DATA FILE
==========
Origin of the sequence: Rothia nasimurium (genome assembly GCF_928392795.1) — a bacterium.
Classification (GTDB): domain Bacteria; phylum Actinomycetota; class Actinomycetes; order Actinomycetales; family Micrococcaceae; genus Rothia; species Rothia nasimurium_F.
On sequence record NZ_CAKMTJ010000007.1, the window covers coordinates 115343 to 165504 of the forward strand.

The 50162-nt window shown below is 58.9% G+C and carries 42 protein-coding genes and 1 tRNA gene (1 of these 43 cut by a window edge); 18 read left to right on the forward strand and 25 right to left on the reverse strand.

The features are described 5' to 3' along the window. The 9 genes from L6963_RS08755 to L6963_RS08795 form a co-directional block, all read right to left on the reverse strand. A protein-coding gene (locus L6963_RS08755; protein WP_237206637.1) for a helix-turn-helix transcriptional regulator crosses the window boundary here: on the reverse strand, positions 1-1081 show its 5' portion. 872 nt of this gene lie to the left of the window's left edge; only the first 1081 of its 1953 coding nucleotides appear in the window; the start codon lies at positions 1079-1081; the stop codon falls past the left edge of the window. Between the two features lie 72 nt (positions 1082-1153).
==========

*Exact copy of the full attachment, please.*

Origin of the sequence: Rothia nasimurium (genome assembly GCF_928392795.1) — a bacterium.
Classification (GTDB): domain Bacteria; phylum Actinomycetota; class Actinomycetes; order Actinomycetales; family Micrococcaceae; genus Rothia; species Rothia nasimurium_F.
On sequence record NZ_CAKMTJ010000007.1, the window covers coordinates 115343 to 165504 of the forward strand.

The 50162-nt window shown below is 58.9% G+C and carries 42 protein-coding genes and 1 tRNA gene (1 of these 43 cut by a window edge); 18 read left to right on the forward strand and 25 right to left on the reverse strand.

The features are described 5' to 3' along the window. The 9 genes from L6963_RS08755 to L6963_RS08795 form a co-directional block, all read right to left on the reverse strand. A protein-coding gene (locus L6963_RS08755; protein WP_237206637.1) for a helix-turn-helix transcriptional regulator crosses the window boundary here: on the reverse strand, positions 1-1081 show its 5' portion. 872 nt of this gene lie to the left of the window's left edge; only the first 1081 of its 1953 coding nucleotides appear in the window; the start codon lies at positions 1079-1081; the stop codon falls past the left edge of the window. Between the two features lie 72 nt (positions 1082-1153).